Speedometer failure is likely to be caused by a fault in the cable that runs from the gearbox to the back of the speedometer gauge. The speedometer cable is driven fromIWC Replica Watches
the gearbox, and curves smoothly up through the engine compartment and the bulkhead to connect with the back of the speedometer.
If the gauge needle does not move at all, the inner cable or drive may be broken; or the cable’s square ends may have become rounded with wear and fail to engage in the sockets.
The fixings at the ends can work loose or be wrongly fitted.
If the gauge needle swings or moves sluggishly, gearbox oil may have seeped up the cable and got into the speedometer itself. In that case, you must replace the speedometer.
If the needle twitches rapidly, see whether the cable is crushed, kinked or too sharply bent. Intermittent twitches can be caused by loose connections or by worn and slipping ends on the cable.
A tapping noise is a sign of a damaged drive or lack of lubrication.
To examine the cable for any of these faults, support the car securely on axle stands or ramps.
Disconnecting and checking the cable
Disconnect the cable from the speedometer and check for loose fittings and worn drive ends.
First look over the whole length of the outer cable to see if the casing is broken anywhere.
Make sure that the cable follows a smoothly curved route and is not kinked or crushed. There should be no bend within 50mm of either end. Bends elsewhere should have a radius of not less than 150mm.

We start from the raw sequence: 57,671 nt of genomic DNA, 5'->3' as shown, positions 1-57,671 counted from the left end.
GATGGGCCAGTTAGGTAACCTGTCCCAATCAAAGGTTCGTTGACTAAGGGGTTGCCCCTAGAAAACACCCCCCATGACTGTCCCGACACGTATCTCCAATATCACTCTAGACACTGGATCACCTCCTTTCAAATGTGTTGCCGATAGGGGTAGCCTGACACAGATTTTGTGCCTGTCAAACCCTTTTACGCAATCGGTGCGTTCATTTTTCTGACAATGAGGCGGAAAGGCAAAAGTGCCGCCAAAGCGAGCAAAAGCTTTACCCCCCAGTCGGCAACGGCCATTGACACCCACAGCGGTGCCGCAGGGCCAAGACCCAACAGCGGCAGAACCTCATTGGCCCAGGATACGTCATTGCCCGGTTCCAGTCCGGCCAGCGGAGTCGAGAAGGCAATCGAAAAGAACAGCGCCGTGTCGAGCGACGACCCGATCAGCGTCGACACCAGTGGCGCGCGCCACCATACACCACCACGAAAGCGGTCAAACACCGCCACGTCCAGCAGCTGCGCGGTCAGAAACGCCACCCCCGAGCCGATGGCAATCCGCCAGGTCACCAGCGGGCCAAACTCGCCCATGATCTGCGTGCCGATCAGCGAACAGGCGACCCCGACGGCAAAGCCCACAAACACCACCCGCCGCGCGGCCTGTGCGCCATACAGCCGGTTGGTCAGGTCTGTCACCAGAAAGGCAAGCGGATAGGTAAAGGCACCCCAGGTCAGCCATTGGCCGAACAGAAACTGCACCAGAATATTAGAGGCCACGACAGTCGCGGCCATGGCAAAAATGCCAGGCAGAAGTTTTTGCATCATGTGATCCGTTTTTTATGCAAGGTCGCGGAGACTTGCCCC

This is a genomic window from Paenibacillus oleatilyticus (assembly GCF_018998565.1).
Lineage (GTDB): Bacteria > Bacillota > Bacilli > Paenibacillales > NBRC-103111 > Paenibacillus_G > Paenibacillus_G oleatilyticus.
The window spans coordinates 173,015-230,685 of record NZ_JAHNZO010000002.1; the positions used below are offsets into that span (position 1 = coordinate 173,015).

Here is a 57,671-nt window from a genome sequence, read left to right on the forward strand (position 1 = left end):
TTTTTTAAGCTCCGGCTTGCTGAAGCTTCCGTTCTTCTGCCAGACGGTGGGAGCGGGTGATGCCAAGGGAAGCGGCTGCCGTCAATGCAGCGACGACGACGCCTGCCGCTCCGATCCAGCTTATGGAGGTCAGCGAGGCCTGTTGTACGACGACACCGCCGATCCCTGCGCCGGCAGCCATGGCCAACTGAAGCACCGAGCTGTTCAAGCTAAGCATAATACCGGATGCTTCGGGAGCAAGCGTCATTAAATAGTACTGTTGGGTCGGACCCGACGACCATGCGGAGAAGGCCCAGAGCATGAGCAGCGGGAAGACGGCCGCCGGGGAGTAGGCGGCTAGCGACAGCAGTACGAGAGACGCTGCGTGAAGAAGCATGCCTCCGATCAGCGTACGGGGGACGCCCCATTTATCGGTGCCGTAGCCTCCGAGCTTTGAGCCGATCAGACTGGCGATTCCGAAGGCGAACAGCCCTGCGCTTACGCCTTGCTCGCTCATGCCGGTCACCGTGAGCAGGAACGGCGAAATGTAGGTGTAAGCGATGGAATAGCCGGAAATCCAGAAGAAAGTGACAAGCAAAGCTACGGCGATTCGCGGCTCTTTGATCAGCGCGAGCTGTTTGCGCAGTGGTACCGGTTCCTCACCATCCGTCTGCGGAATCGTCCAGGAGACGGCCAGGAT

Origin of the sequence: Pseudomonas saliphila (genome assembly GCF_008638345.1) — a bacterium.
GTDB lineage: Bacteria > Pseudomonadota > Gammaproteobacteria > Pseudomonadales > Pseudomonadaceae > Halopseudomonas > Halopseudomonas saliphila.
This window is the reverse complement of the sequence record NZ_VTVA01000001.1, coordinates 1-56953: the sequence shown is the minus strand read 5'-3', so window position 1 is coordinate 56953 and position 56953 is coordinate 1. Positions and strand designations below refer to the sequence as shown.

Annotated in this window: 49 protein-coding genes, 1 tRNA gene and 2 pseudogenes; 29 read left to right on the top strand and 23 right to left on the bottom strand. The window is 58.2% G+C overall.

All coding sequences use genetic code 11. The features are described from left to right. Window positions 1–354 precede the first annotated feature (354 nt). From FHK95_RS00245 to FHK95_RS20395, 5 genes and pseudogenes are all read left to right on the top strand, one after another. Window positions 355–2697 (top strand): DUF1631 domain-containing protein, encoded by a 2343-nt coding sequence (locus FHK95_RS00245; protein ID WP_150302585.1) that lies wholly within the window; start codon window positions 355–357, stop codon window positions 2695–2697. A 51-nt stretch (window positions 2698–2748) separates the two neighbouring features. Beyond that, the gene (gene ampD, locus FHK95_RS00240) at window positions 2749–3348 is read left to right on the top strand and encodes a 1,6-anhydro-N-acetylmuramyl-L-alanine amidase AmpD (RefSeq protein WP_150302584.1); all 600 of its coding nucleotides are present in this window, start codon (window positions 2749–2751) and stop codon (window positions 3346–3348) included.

On some cars, guide clips hold the cable in place. Make sure that it has not worked loose.
The cable is connected to the gearbox by a knurled thimble nut, a circlip, or a forked plate.
Unscrew a thimble nut with your fingers, starting it with large grips if necessary. Squeeze a circlip free with circlip pliers.
A single screw holds a forked retaining plate. Unscrew it.
The top end of the cable is harder to reach. If you cannot reach it, remove the speedometer or the instrument panel.
The top connection is a knurled thimble nut, or one of several types of clip. Most clips release when they are pushed in and turned sideways; one type has a ribbed area on one side, which you depress to release the clip.
Examine the square ends of the drive for wear and check that the fixings are sound.
Turn one end of the drive by hand while a helper watches the other end. If the other end does not turn, the drive is broken. If the drive turns stiffly or you feel it snagging, check that it is not kinked or crushed by a sharp bend or a guide clip.
If one end of the drive moves in a circle instead of revolving on the spot, the drive is kinked.
If the drive seems undamaged but is generally stiff, it may need lubrication.
Pull the drive out of the casing, clean the drive with petrol, smear it sparingly with grease and slide it back.
Some inner cables, however, have captive ends and you cannot pull them out. In that case, feed light oil between the cable and outer sheath.